The floorboards on the second story, mainly the boards in the ballroom of the tavern (the current exhibit space), date to the 18th century, although no exact year has been determined. The attic of Buckman Tavern is where a good portion of the original flooring is located. Most of the floorboards in the attic have been dated to before 1775, with the boards in the southeast and northeast attic chambers dated to before 1755!
If you have a question about the architecture or construction of the houses, please feel free to leave them below in the comment section and I will answer them if I can.
-Chris Kauffman, Education and Interpretation Manager
We here in Massachusetts are often given a bleak history when learning about the origins of the Christmas holiday as we know it. Early settlers were overwhelmingly Puritans and, we are told, banned it outright. It wasn’t until the days of Charles Dickens and Prince Albert’s Christmas tree that the old English traditions began to come over to America. As with most of these stories, the truth is somewhat muddier and varied from place to place.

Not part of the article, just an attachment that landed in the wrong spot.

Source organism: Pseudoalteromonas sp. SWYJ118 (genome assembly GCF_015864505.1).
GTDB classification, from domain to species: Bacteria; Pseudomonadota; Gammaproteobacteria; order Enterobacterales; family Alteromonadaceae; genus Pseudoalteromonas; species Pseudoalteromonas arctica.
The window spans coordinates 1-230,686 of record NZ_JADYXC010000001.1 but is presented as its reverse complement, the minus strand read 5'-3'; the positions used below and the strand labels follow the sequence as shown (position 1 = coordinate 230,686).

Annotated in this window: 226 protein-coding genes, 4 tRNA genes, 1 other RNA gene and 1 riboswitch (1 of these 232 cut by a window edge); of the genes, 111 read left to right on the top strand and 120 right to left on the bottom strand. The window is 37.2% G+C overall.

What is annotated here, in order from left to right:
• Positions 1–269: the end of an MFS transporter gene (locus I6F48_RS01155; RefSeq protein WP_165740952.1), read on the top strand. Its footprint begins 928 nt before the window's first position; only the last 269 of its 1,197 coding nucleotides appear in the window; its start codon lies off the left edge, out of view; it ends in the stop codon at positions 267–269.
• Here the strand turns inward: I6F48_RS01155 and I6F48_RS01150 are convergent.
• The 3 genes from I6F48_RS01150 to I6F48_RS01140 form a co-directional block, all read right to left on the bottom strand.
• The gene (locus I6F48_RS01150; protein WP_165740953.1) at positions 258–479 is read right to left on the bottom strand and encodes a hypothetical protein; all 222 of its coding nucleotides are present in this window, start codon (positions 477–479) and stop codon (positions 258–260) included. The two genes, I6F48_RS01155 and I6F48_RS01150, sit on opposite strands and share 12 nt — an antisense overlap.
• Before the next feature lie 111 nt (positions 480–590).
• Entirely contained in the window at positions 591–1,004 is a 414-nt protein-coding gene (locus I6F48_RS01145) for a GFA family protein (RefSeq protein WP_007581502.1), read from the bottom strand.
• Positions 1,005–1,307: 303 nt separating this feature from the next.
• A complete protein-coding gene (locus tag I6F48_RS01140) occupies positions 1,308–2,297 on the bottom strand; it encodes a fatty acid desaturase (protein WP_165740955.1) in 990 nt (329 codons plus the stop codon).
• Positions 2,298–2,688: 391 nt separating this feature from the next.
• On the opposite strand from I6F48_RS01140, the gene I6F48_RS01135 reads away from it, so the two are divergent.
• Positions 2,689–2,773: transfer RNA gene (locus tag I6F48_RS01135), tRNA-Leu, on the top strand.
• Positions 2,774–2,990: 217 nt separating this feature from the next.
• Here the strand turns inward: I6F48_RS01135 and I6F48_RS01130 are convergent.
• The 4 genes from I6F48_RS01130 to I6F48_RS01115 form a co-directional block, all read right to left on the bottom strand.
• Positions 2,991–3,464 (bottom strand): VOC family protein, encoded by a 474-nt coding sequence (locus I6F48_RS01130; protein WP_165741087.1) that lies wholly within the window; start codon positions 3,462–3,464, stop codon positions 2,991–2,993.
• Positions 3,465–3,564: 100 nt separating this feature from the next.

While it is true that the early Massachusetts Bay colony frowned on the excesses of English Christmas, it was only banned for just over 20 years in the mid-17th century. Even so, there were plenty of dissenters who stayed under the radar and likely celebrated anyway. Those people who belongs to other sects, or who were Jewish, tended to eventually settle in Rhode Island where co-mingling of religions was better tolerated. Back up in Massachusetts, in the 18th century, most everyone viewed Christmas as a minor religious holiday, if they celebrated it at all. There were a number of squabbles over the years between ministers, weighing the merits of celebrating a religious event with a man-made date, so your congregation could very well influence your holiday spirit. Among the most damning evidence against celebrating Christmas on December 25th, according to Reverend John Barnard of Marblehead: not only did God not bother to put a date in the Bible for us to celebrate, but as we all know, Jesus couldn’t have been born in December, as it would have been too cold outside for the shepherds to be watching their flocks by night.